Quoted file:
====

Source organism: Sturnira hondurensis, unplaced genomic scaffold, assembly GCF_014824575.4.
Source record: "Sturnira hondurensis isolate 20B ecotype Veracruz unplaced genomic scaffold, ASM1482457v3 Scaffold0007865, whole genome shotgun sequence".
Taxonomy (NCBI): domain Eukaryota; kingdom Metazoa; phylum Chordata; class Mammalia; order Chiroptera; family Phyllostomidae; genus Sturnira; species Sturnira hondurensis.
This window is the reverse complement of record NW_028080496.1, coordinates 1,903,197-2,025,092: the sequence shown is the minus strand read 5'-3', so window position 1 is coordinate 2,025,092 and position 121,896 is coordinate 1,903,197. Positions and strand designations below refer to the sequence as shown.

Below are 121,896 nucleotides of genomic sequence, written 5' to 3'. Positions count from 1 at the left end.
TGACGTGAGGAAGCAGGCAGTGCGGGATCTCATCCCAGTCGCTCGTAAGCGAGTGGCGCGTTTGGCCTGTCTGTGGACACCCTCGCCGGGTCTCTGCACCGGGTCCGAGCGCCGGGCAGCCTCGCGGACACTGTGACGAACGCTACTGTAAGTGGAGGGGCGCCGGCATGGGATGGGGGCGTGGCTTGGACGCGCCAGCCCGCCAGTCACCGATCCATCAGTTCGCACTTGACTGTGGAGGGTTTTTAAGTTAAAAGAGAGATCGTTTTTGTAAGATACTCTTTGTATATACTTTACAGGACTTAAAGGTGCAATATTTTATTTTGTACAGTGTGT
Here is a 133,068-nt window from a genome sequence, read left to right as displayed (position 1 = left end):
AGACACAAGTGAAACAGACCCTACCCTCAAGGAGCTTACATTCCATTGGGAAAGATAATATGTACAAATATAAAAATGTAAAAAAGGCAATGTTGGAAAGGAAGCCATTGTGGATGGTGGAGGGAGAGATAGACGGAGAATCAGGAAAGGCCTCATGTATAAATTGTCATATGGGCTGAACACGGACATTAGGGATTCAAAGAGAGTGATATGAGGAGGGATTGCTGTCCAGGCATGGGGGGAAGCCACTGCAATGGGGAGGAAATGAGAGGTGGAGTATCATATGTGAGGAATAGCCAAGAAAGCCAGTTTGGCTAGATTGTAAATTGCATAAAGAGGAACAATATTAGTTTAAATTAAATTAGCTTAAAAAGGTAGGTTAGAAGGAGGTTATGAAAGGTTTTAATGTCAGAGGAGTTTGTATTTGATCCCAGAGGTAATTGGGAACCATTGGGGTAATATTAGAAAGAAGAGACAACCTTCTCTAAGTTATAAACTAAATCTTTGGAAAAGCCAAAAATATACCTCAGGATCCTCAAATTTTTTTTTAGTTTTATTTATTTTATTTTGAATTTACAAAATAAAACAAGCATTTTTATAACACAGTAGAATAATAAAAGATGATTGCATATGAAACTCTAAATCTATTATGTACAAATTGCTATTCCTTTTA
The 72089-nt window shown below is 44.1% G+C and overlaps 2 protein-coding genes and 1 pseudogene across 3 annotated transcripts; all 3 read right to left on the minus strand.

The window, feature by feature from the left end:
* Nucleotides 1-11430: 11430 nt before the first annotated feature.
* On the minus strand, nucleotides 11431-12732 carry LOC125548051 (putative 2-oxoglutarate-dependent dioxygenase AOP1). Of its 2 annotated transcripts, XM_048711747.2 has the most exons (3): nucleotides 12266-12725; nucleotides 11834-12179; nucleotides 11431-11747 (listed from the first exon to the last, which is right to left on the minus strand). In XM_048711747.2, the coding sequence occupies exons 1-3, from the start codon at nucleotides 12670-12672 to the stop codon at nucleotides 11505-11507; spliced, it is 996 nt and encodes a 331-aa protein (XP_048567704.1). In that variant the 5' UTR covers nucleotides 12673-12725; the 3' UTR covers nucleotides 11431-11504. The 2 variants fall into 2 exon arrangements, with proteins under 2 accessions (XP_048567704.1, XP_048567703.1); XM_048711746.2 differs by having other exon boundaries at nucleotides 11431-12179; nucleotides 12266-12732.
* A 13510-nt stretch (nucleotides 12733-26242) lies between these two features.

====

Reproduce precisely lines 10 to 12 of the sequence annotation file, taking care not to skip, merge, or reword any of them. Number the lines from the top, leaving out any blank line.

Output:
The window, feature by feature from the left end:
* Nucleotides 1-11430: 11430 nt before the first annotated feature.
* On the minus strand, nucleotides 11431-12732 carry LOC125548051 (putative 2-oxoglutarate-dependent dioxygenase AOP1). Of its 2 annotated transcripts, XM_048711747.2 has the most exons (3): nucleotides 12266-12725; nucleotides 11834-12179; nucleotides 11431-11747 (listed from the first exon to the last, which is right to left on the minus strand). In XM_048711747.2, the coding sequence occupies exons 1-3, from the start codon at nucleotides 12670-12672 to the stop codon at nucleotides 11505-11507; spliced, it is 996 nt and encodes a 331-aa protein (XP_048567704.1). In that variant the 5' UTR covers nucleotides 12673-12725; the 3' UTR covers nucleotides 11431-11504. The 2 variants fall into 2 exon arrangements, with proteins under 2 accessions (XP_048567704.1, XP_048567703.1); XM_048711746.2 differs by having other exon boundaries at nucleotides 11431-12179; nucleotides 12266-12732.